Midnight Journey is a big and extra-intense, extra high-energy wolf; rangy, long legged and active. His emotions are filtered through a strong masculinity and dignity – he does not wear them on his sleeve, entirely unlike that passionate little wolf Cucumber for example. He is go go go go go go go, looking about, looking for food; restless unless he is moving, searching . . . exploring. He is so handsome that he was selected to be in a photo shoot. We are glad for these opportunities as they help feed the animals.
The set up took forever from our point of view and even longer from Midnight’s. Wolves are not the most patient beings and he was pacing back and forth in frustration as Chimayo, the other excellent wolf on the shoot, was getting treats, a lot of them, and he saw E-v-e-r-y One Of Them. To ease him I started to massage him … inside and outside of his ears, back of his ears, back of his neck, down his spine to his hips and lower back and then up again, feeling each vertebrae as I went, taking my time to dig in just so, feeling where there was tension and just enjoying his wolfness. That big restless wolf with enormous pent-up energy, with strangers doing strange things with lights and cables and things and another wolf getting treats…. this wolf suddenly stood still, got an inner look in his eyes, quieted, then melted into the massage. Just melted. He turned his head just like a dog does when you get the best spot on his rump, communicating to me through his body just where to stay longer. Go deeper. For 15 minutes I massaged him and for 15 minutes he stayed stock still, melting against me, receiving the sensations. It wasn’t just the massage he was enjoying – he was sucking in the attention. As I mentioned, he does not wear his heart on his sleeve, but in his own dignified, masculine way he accepted and (dare I say) loved it.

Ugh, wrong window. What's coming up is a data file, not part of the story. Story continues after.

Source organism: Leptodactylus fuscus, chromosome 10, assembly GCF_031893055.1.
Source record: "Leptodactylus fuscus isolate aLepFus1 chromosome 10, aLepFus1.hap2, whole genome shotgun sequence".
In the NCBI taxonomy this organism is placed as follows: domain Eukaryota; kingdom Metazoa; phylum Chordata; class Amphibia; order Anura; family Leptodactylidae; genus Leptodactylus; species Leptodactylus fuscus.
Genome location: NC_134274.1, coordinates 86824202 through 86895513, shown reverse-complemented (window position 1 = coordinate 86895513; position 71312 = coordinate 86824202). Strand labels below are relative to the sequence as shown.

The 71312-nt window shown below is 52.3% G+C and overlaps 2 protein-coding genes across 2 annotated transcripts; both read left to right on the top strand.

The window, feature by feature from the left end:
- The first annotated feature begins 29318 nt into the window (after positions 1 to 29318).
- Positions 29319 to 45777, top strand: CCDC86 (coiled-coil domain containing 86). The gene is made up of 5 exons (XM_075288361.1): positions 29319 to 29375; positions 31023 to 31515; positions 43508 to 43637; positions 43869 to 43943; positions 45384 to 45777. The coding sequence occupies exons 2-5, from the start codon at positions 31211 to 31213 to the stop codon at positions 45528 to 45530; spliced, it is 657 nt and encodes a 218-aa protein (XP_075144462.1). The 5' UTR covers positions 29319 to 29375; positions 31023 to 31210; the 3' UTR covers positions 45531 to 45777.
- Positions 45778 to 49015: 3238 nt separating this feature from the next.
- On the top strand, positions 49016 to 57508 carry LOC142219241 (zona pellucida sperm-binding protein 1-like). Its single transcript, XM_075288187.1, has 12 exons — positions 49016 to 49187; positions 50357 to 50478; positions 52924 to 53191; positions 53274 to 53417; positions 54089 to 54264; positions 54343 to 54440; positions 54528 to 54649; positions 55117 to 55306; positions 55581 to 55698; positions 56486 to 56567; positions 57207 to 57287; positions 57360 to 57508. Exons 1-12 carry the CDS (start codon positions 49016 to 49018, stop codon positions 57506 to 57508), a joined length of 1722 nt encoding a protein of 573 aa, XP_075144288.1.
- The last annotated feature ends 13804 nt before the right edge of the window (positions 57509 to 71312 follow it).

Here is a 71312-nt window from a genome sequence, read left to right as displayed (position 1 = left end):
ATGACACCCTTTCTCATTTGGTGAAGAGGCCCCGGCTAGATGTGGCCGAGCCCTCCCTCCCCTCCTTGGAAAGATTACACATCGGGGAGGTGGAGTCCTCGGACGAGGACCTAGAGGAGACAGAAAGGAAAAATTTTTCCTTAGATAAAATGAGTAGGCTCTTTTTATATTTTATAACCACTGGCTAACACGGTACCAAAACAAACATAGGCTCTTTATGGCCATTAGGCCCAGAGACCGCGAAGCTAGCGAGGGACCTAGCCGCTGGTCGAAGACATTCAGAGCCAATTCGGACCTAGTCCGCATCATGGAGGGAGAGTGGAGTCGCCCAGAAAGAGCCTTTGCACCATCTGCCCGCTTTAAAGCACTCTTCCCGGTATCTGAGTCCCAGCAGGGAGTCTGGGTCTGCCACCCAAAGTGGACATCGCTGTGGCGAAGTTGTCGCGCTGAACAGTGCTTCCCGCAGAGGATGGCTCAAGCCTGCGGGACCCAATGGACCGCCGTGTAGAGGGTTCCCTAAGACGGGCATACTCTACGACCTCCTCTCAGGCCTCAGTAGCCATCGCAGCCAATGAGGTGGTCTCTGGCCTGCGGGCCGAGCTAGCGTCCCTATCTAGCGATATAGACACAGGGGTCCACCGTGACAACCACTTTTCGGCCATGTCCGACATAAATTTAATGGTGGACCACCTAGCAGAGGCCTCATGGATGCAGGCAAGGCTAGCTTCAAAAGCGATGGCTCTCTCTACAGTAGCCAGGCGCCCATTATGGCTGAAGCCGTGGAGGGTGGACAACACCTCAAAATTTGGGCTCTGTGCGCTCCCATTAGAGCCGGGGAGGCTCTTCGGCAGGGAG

I like working with photo crews because it is an opportunity to show people who often know nothing about wolves, something beyond the clichés. The wolves do the teaching, by who they are and their unexpected sweetness and responsiveness, their usual state when they feel safe. One of the crew looked over wonderingly and said “He is really enjoying that!” A wolf, enjoying, accepting, a massage from a human … allowing it to calm and reassure him … more effective in changing minds and hearts than lectures about their habits and nature; than the philosophy that they have a right to live; than the fact that they are vital in the ecosystem, important and true though all those are. If only decision makers could see their unexpected sweetness and responsiveness; their intense enjoyment of life, their fear and vulnerability, their grief … I keep hoping we will reach a tipping point of numbers of people who value them so we can create a more humane policy.
I was invited to dinner the other night and the guests next seated next to me turned out to be a hunting guide. He was a nice man. We were talking about wolves and I described how they rolled over for tummy rubs. He said “really???” in astonishment. Obviously that aspect of wolves had never occurred to him. He just saw them as two dimensional; as fierce predators and rivals for his prey, the elk. I wish he could have been there. It just never occurred to him before that they are living feeling beings. He never had to a opportunity to meet them that way, and it might have changed his mind.